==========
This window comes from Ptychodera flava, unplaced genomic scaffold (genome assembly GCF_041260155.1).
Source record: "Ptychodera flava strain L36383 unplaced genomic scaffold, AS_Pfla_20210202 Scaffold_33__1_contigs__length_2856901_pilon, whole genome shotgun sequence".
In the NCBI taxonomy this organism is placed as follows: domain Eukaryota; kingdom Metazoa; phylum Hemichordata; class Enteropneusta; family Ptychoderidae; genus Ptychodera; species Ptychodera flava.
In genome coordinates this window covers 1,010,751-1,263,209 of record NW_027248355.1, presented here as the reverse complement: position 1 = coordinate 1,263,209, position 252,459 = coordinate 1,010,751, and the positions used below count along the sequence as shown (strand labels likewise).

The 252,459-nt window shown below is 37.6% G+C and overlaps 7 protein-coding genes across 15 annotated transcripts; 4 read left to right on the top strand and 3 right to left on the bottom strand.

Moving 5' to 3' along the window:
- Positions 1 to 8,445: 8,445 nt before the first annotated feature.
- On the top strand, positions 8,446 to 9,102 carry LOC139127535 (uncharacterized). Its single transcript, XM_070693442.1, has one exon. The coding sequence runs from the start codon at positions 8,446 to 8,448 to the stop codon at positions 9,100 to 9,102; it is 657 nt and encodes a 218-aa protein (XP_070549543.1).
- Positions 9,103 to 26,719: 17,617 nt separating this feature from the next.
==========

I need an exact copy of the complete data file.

This window comes from Ptychodera flava, unplaced genomic scaffold (genome assembly GCF_041260155.1).
Source record: "Ptychodera flava strain L36383 unplaced genomic scaffold, AS_Pfla_20210202 Scaffold_33__1_contigs__length_2856901_pilon, whole genome shotgun sequence".
In the NCBI taxonomy this organism is placed as follows: domain Eukaryota; kingdom Metazoa; phylum Hemichordata; class Enteropneusta; family Ptychoderidae; genus Ptychodera; species Ptychodera flava.
In genome coordinates this window covers 1,010,751-1,263,209 of record NW_027248355.1, presented here as the reverse complement: position 1 = coordinate 1,263,209, position 252,459 = coordinate 1,010,751, and the positions used below count along the sequence as shown (strand labels likewise).

The 252,459-nt window shown below is 37.6% G+C and overlaps 7 protein-coding genes across 15 annotated transcripts; 4 read left to right on the top strand and 3 right to left on the bottom strand.

Moving 5' to 3' along the window:
- Positions 1 to 8,445: 8,445 nt before the first annotated feature.
- On the top strand, positions 8,446 to 9,102 carry LOC139127535 (uncharacterized). Its single transcript, XM_070693442.1, has one exon. The coding sequence runs from the start codon at positions 8,446 to 8,448 to the stop codon at positions 9,100 to 9,102; it is 657 nt and encodes a 218-aa protein (XP_070549543.1).
- Positions 9,103 to 26,719: 17,617 nt separating this feature from the next.